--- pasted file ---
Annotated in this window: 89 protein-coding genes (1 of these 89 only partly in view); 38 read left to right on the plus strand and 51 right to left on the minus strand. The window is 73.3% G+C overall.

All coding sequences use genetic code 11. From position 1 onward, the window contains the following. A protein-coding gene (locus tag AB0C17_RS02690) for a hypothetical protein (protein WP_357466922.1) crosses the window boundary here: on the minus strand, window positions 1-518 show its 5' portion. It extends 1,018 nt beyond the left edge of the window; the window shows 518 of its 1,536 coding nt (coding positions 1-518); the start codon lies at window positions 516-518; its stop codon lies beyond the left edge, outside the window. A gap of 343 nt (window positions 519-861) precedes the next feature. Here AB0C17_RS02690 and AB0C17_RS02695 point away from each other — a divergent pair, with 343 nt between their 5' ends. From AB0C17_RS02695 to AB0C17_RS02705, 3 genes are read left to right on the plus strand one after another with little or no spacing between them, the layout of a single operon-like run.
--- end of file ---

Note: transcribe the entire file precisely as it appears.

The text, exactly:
Annotated in this window: 89 protein-coding genes (1 of these 89 only partly in view); 38 read left to right on the plus strand and 51 right to left on the minus strand. The window is 73.3% G+C overall.

All coding sequences use genetic code 11. From position 1 onward, the window contains the following. A protein-coding gene (locus tag AB0C17_RS02690) for a hypothetical protein (protein WP_357466922.1) crosses the window boundary here: on the minus strand, window positions 1-518 show its 5' portion. It extends 1,018 nt beyond the left edge of the window; the window shows 518 of its 1,536 coding nt (coding positions 1-518); the start codon lies at window positions 516-518; its stop codon lies beyond the left edge, outside the window. A gap of 343 nt (window positions 519-861) precedes the next feature. Here AB0C17_RS02690 and AB0C17_RS02695 point away from each other — a divergent pair, with 343 nt between their 5' ends. From AB0C17_RS02695 to AB0C17_RS02705, 3 genes are read left to right on the plus strand one after another with little or no spacing between them, the layout of a single operon-like run.